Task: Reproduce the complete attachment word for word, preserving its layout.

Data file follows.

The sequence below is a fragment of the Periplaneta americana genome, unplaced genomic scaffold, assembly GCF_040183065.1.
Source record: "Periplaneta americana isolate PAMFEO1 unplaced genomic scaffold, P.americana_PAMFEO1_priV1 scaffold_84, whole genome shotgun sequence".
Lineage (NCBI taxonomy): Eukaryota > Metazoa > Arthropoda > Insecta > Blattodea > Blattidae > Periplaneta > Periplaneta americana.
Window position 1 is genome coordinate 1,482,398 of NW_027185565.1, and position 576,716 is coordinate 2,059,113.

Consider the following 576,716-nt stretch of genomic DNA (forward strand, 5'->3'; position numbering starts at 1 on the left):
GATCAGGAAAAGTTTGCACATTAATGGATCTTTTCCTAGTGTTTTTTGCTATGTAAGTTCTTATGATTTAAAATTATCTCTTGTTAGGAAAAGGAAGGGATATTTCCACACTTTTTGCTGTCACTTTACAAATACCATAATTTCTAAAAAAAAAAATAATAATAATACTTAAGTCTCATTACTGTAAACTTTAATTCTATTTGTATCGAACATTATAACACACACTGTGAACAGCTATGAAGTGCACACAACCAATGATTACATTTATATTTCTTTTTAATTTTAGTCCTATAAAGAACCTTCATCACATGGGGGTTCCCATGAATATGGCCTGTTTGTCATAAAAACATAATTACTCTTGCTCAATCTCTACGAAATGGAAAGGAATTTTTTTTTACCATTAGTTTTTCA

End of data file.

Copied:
The sequence below is a fragment of the Periplaneta americana genome, unplaced genomic scaffold, assembly GCF_040183065.1.
Source record: "Periplaneta americana isolate PAMFEO1 unplaced genomic scaffold, P.americana_PAMFEO1_priV1 scaffold_84, whole genome shotgun sequence".
Lineage (NCBI taxonomy): Eukaryota > Metazoa > Arthropoda > Insecta > Blattodea > Blattidae > Periplaneta > Periplaneta americana.
Window position 1 is genome coordinate 1,482,398 of NW_027185565.1, and position 576,716 is coordinate 2,059,113.

Consider the following 576,716-nt stretch of genomic DNA (forward strand, 5'->3'; position numbering starts at 1 on the left):
GATCAGGAAAAGTTTGCACATTAATGGATCTTTTCCTAGTGTTTTTTGCTATGTAAGTTCTTATGATTTAAAATTATCTCTTGTTAGGAAAAGGAAGGGATATTTCCACACTTTTTGCTGTCACTTTACAAATACCATAATTTCTAAAAAAAAAAATAATAATAATACTTAAGTCTCATTACTGTAAACTTTAATTCTATTTGTATCGAACATTATAACACACACTGTGAACAGCTATGAAGTGCACACAACCAATGATTACATTTATATTTCTTTTTAATTTTAGTCCTATAAAGAACCTTCATCACATGGGGGTTCCCATGAATATGGCCTGTTTGTCATAAAAACATAATTACTCTTGCTCAATCTCTACGAAATGGAAAGGAATTTTTTTTTACCATTAGTTTTTCA